1. This is an appeal by the first defendant in a suit for recovery of possession of land, with mesne profits, on declaration of title. The disputed properly is a tenure situated in the eastern suburbs of Calcutta and held on payment of revenue to the Secretary of State. Tae holders of the tenure defaulted, with the result that it was sold on the 18th February 1902; for recovery of arrears of revenue, under Act XI of 1859. The plaintiff became the purchaser at that sale for a sum of Rs. 1,900, and his purchase took effect from the 29th June 190I, that is from the date when the last proprietor had defaulted. The sale was confirmed on the 2nd May 1902, the sale certificate was granted on the 21st June 1902 and the property was delivered to the purchaser on the 1st June 1903, by beat of drum in the customary manner. The property was in the occupation of tenants, and the case for the plaintiff is that for some years after his purchase he was in possession by receipt of rent from them, but that, in 1915, a suit for rent brought by him in the Court of Small Causes was dismissed, with the consequence that all the tenants gradually got out of hand and withheld their rents. According to the plaintiff, this result was brought about by one Abdur Rahaman, the fifth defendant, a leading tenant who was disappointed when he could not secure from him a farming lease of the entire property. The plaintiff thereupon instituted the present suit on the 20th May 1915, for declaration of his title by purchase and for recovery of possession with mesne profits. The first defendant, who contested the claim, was a lady, set up by the tenant-defendants as their landlord. She asserted that she was the real owner of the disputed property, that her title had not been affected by the revenue sale, and tint the suit was barred by limitation inasmuch as she had been in possession by receipt of rent from 1895. The Subordinate Judge has held that the plaintiff acquired an unimpeachable title by purchase at the revenue sale, that he was in possession by receipt of rent, and that such possession continued to a date within twelve years prior to the institution of the suit. The Subordinate Judge has further held that the title set up by the defendant had no foundation in fact, that the story of her possession since 1895 was a myth and that hit interference with the enjoyment of the property by the plaintiff had not extended over 3 period of twelve years, In this view, the Subordinate Judge has decreed the suit. On the present appeal, the findings of the Subordinate Judge upon the question of title have not been controverted, and the argument has been restricted substantially to the question of limitation. It is plain, however, that when the evidence of possession is sctrutinised, the history of the title cannot be ignored.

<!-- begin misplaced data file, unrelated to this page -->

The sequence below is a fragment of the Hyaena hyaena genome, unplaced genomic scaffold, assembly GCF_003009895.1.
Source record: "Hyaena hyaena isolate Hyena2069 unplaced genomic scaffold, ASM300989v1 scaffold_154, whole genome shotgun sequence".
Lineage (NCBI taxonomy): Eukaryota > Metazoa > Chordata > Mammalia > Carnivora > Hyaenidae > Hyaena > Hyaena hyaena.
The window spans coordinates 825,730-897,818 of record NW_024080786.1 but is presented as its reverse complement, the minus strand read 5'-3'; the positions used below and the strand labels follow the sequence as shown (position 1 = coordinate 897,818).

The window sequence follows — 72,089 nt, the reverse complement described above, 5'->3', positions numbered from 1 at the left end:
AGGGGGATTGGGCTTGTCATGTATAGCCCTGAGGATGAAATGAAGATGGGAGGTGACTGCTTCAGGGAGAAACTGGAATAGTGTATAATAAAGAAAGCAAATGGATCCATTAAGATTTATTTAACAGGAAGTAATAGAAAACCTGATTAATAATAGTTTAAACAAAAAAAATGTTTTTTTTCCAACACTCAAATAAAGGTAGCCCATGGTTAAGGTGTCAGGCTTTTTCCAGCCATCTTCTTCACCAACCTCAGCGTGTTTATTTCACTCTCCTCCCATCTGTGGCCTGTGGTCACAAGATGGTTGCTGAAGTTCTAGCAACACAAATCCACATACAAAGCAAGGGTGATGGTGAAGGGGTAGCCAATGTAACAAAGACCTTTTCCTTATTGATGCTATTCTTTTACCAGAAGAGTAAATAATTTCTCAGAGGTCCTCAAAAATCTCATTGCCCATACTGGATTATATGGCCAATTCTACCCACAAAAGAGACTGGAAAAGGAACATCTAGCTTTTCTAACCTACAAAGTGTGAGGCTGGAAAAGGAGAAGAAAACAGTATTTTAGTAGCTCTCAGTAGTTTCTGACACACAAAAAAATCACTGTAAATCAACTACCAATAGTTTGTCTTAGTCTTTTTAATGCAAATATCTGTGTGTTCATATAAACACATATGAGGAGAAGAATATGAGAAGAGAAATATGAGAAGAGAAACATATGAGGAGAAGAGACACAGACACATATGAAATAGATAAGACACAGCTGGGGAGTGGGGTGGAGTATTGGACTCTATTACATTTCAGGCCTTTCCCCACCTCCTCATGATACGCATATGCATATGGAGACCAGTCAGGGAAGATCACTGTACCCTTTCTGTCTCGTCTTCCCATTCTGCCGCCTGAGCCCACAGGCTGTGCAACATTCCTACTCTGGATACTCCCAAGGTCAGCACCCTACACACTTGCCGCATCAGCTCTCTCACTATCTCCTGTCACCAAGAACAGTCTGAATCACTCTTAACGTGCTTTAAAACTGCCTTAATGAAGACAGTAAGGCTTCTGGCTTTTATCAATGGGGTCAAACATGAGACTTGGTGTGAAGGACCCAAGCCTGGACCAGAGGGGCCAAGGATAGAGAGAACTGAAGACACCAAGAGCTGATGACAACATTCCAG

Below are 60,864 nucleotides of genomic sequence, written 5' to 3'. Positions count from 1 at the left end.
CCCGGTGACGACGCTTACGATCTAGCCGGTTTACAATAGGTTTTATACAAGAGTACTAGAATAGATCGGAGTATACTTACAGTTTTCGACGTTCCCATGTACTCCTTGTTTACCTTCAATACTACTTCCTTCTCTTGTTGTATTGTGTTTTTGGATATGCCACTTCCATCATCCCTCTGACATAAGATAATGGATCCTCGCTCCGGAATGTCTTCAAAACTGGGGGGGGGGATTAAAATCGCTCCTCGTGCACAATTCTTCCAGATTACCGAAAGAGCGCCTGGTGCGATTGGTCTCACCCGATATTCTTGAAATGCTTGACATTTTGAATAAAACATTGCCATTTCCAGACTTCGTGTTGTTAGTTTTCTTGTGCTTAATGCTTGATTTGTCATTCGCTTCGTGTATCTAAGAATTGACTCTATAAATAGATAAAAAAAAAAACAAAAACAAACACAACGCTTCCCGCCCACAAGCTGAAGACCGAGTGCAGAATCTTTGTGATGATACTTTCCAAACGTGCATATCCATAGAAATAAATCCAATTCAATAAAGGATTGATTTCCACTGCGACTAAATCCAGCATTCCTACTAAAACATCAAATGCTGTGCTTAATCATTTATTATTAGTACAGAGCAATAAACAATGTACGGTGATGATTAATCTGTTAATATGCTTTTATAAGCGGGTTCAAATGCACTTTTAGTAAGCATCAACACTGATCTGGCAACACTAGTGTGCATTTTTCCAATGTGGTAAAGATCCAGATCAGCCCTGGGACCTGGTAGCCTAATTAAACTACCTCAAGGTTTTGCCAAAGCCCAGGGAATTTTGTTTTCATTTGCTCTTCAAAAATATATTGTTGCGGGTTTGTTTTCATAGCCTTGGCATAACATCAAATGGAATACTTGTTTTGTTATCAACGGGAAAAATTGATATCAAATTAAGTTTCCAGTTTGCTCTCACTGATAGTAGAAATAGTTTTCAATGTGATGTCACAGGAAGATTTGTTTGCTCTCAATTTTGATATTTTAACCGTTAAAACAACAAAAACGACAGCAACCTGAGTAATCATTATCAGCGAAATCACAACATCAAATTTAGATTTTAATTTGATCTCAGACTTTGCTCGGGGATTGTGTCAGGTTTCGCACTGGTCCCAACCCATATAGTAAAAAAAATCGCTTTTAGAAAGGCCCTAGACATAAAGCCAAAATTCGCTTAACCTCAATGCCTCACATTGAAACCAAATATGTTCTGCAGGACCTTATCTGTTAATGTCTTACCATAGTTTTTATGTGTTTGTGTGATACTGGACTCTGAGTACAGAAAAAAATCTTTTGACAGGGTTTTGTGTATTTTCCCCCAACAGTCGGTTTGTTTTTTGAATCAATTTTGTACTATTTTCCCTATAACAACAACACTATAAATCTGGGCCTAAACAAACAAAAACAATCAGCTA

2. It is indisputable that a two-thirds share of the property in suit was purchased on the 22nd January 1881 by one Hanif (for the benefit of himself and his co-sharers) in the name of his mother Bipatti. The remaining one-third share was purchased in the inam of Hanif himself on the h January 1896. The first defendant is one of the four daughters of this Hanif. But she repudiates the title of her father and asserts that the tenure was owned by her father-in-law Hingu. According to her the property belonged at one time to Sukurannessa, who was succeeded by her son Babr, from whom it passed by inheritance to his maternal uncle Hingu, who was the father-in-law of the defendant and made a verbal gift of the holding to her at the time of her marriage in or about the year 1895. The Subordinate Judge has pointed out that there is not a scrap of paper brought forward to support this story which he describes as 'a tissue of falsehood of the blackest type.' This view so emphatically expressed has not been assailed m behalf of the defendant-appellant in this Court. This course has been wisely adopted, for an examination of the record leaves no room for doubt that the Subordinate Judge had simple reasons to disbelieve the evidence adduced by the defendants. There is further the remarkable fact that while, after the revenue sale, Hanif took every conceivable step for its cancellation, on the allegation that he was the proprietor, there is no trace that the appellant interested herself in the matter in the remotest degree. We agree with the Subordinate Judge that Hanif and his co-sharers were the proprietors of the holding in suit at the time of the revenue sale, and that there is no foundation for the story that Hingu had made a gift thereof to the defendant in 1895. This conclusion is, no doubt, not necessary to support the title of the plaintiff, inasmuch as he acquired an indefeasible title to the tenure by his purchase at the revenue sale, whoever might have been the proprietor, at the time; but, as we shall presently see, the question of title has an important bearing upon the question of possession which must be investigated for the determination of the issue of limitation. In this connection, we may usefully re-call the rule enunciated by the Judicial Committee, in Surja Kanta v. Sural Chandra Roy 25 Ind. Cas. 309 : 20 C.L.J. 563 : 18 C.W.N. 1281 : 16 M.L.T. 290 : 27 M.L.J. 365, where Lord Atkinson observed as follows: 'On the failure of an owner to pay the Government assessment, his estate or interest in the land is forfeited or rather determined and under a sale for arrears of revenue what is sold is not the interest of the defaulting owner but the interest of the Crown, subject to the payment of the Government assessment, and, therefore, the time limited by the limitation Act only commences to run from the date of the sale.' This principle was applied in a later stage of the same litigation, Sashikanta Acharyya v. Sarat Chandra Rai Chaudhuri 70 Ind. Cas. 6 : 34 C.L.J. 415, when it was ruled that a person in adverse possession who occupies the deputed laud without payment of rent to the defaulting proprietor, is bound to surrender possession of that land to the revenue sale purchaser where the sale is confirmed, and if the land is not so surrendered, he renders himself liable for mesne, profits, as he unlawfully keeps the purchaser put of possession. In the present case, however, while the sale took place on the 18th February 1902, and was confirmed on the 2nd May 1902, this suit was not instituted till the 20th May 1015, that is, after the lapse of more than twelve years from either of these dates. There has, consequently, been considerable discussion at the bar as to the legal effect of the delivery of possession which took place on the 1st June 1903, that is, within twelve years prior to the commencement of this litigation. The rule deducible from the judicial decisions relevant to the subject is that delivery of symbolical possession does not in any way affect the possession of or give s4art to a fresh period of limitation against persons who are not parties to a suit or execution proceedings. The decisions of the Full Benches in Juggobundhu Mukerjee v. Ram Chunder 5 C. 584 : 5 C.L.R. 548 : 3 Shome L.R. 68 : 2 Ind. Dec. (N.S.) 979 Juggobundhu Mitter v. Purnanund Gossami 16 C. 530 : 8 Ind. Dec. (N.S.) 350 (F.B.), make this principle applicable to delivery of possession to decree holders and execution purchasers. This position has since been approved by the Judicial Committee in Radha Krishna v. Ram Bahadur 43 Ind. Cas. 268 : 27 C.L.J. 191 : 16 A.L.J. 33 : 23 M.L.T. 26 : 4 P.L.W. 9 : 34 M.L.J. 97 : 7 L.W. 149 : 22 C.W.N. 330 : (1918) M.W.N. 163 : 20 Bom. L.R. 502 (P.C.), where Lord Sumner stated that symbolical possession is sufficient to interrupt adverse possession when the adverse possessor is a party to the execution proceedings in which the symbolical possession is given; as regards persons not so parties, only actual dispossession can interrupt their adverse possession; see Satish Chandra Sarkar v. Brojo Gopal Dutta 46 Ind. Cas. 104 : 22 C.W.N. 807, Ramjan Mahomed v. Chunder Mohan Aditya 7 C. L.J. 640, Doyanidhi Panda v. Kelai Panda 11 C.L.R. 395 Narain Das v. Lalta Prasad 21 A. 269 : A.W.N. (1899) 56 : 9 Ind. Dec. (N.S.) 88, Sadulla Mridha v. Joynabunnessa Bibi 32 Ind. Cas. 703. The same principle has been extended to the case of purchasers at sales for arrears of revenue, Mozufier Wahid v. Abdus Samad 6 C.L.R. 539, Mir Wazir-ud-Din v. Lala Deoki Nandan 6 C.L.J. 472, Dursan Singh v. Bhawani Koer 19 Ind. Cas. 974 : 17 C.W.N. 984, and Sahodora Mudali v. Sarbosobha Dasi Nabin Chand Boral 27 Ind. Cas. 258 : 42 C. 638 : 20 C.L.J. 94 : 19 C.W.N. 1030. Now, in the case before us, as the first defendant claims to have been an adverse possessor, the delivery of possession could not operate to arrest the effect of the rule of limitation in her favour. It is worthy of note that she does not assert that her title had been perfected by adverse possession before the re venue sale; she cannot consequently be regarded as a defaulting proprietor, Baikuntha Nath v. Basanta Kumari Dasid 34 Ind. Cas. 946 : 23 C.L.J. 151, Ajtar Ali v. Brojendra Kishore Roy 37 Ind. Cas. 252 : 24 C.L.T. 60, Jitendra Kumar Pal v. Mohendra Chandra Sarma 37 Ind. Cas. 239 : 24 C.L.J. 62, Mohim Chandra Deb v. Pyari Lal Das 30 Ind. Cas. 213 : 44. C. 412 : 25 C.L.J. 99 : 21 C.W.N. 537. We must according investigate the question, whether the first defendant was in possession of the disputed-tenure, find if so, from what date.